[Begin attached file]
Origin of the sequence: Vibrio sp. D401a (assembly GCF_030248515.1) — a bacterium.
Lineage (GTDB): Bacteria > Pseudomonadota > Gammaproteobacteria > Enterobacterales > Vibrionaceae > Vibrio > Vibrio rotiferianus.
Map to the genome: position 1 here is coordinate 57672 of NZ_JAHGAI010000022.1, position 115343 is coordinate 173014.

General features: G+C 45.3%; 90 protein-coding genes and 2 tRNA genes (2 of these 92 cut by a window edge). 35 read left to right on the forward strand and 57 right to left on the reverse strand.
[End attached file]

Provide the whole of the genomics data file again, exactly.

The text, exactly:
Origin of the sequence: Vibrio sp. D401a (assembly GCF_030248515.1) — a bacterium.
Lineage (GTDB): Bacteria > Pseudomonadota > Gammaproteobacteria > Enterobacterales > Vibrionaceae > Vibrio > Vibrio rotiferianus.
Map to the genome: position 1 here is coordinate 57672 of NZ_JAHGAI010000022.1, position 115343 is coordinate 173014.

General features: G+C 45.3%; 90 protein-coding genes and 2 tRNA genes (2 of these 92 cut by a window edge). 35 read left to right on the forward strand and 57 right to left on the reverse strand.